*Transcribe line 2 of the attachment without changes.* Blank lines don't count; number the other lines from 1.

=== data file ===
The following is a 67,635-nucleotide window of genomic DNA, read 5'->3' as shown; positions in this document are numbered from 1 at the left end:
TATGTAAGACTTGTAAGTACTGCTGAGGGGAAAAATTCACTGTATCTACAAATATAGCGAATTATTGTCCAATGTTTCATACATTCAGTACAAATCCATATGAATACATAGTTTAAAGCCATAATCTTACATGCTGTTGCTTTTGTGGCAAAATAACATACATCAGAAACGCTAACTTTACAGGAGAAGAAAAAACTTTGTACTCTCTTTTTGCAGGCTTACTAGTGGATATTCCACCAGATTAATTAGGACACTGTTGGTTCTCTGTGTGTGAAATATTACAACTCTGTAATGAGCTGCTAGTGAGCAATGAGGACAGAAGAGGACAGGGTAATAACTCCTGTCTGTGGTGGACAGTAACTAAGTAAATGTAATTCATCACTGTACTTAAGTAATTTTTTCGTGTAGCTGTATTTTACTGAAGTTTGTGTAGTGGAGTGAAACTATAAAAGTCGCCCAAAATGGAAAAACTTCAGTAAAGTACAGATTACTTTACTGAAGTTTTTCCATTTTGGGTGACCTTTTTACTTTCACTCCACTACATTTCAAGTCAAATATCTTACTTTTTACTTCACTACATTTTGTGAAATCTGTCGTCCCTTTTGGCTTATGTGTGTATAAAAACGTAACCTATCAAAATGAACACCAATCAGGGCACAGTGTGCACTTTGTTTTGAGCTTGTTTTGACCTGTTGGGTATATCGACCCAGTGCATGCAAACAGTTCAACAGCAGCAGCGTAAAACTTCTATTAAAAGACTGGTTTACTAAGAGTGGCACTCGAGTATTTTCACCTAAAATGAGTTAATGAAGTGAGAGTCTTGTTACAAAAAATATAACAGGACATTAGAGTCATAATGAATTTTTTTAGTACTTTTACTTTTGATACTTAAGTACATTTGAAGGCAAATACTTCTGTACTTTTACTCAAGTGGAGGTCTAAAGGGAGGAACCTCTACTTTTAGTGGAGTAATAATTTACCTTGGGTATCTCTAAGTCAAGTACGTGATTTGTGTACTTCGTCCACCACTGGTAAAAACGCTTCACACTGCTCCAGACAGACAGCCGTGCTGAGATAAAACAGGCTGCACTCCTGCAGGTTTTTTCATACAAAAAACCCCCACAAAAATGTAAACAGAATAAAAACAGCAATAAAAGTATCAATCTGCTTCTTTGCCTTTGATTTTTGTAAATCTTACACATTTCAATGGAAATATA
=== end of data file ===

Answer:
TATGTAAGACTTGTAAGTACTGCTGAGGGGAAAAATTCACTGTATCTACAAATATAGCGAATTATTGTCCAATGTTTCATACATTCAGTACAAATCCATATGAATACATAGTTTAAAGCCATAATCTTACATGCTGTTGCTTTTGTGGCAAAATAACATACATCAGAAACGCTAACTTTACAGGAGAAGAAAAAACTTTGTACTCTCTTTTTGCAGGCTTACTAGTGGATATTCCACCAGATTAATTAGGACACTGTTGGTTCTCTGTGTGTGAAATATTACAACTCTGTAATGAGCTGCTAGTGAGCAATGAGGACAGAAGAGGACAGGGTAATAACTCCTGTCTGTGGTGGACAGTAACTAAGTAAATGTAATTCATCACTGTACTTAAGTAATTTTTTCGTGTAGCTGTATTTTACTGAAGTTTGTGTAGTGGAGTGAAACTATAAAAGTCGCCCAAAATGGAAAAACTTCAGTAAAGTACAGATTACTTTACTGAAGTTTTTCCATTTTGGGTGACCTTTTTACTTTCACTCCACTACATTTCAAGTCAAATATCTTACTTTTTACTTCACTACATTTTGTGAAATCTGTCGTCCCTTTTGGCTTATGTGTGTATAAAAACGTAACCTATCAAAATGAACACCAATCAGGGCACAGTGTGCACTTTGTTTTGAGCTTGTTTTGACCTGTTGGGTATATCGACCCAGTGCATGCAAACAGTTCAACAGCAGCAGCGTAAAACTTCTATTAAAAGACTGGTTTACTAAGAGTGGCACTCGAGTATTTTCACCTAAAATGAGTTAATGAAGTGAGAGTCTTGTTACAAAAAATATAACAGGACATTAGAGTCATAATGAATTTTTTTAGTACTTTTACTTTTGATACTTAAGTACATTTGAAGGCAAATACTTCTGTACTTTTACTCAAGTGGAGGTCTAAAGGGAGGAACCTCTACTTTTAGTGGAGTAATAATTTACCTTGGGTATCTCTAAGTCAAGTACGTGATTTGTGTACTTCGTCCACCACTGGTAAAAACGCTTCACACTGCTCCAGACAGACAGCCGTGCTGAGATAAAACAGGCTGCACTCCTGCAGGTTTTTTCATACAAAAAACCCCCACAAAAATGTAAACAGAATAAAAACAGCAATAAAAGTATCAATCTGCTTCTTTGCCTTTGATTTTTGTAAATCTTACACATTTCAATGGAAATATA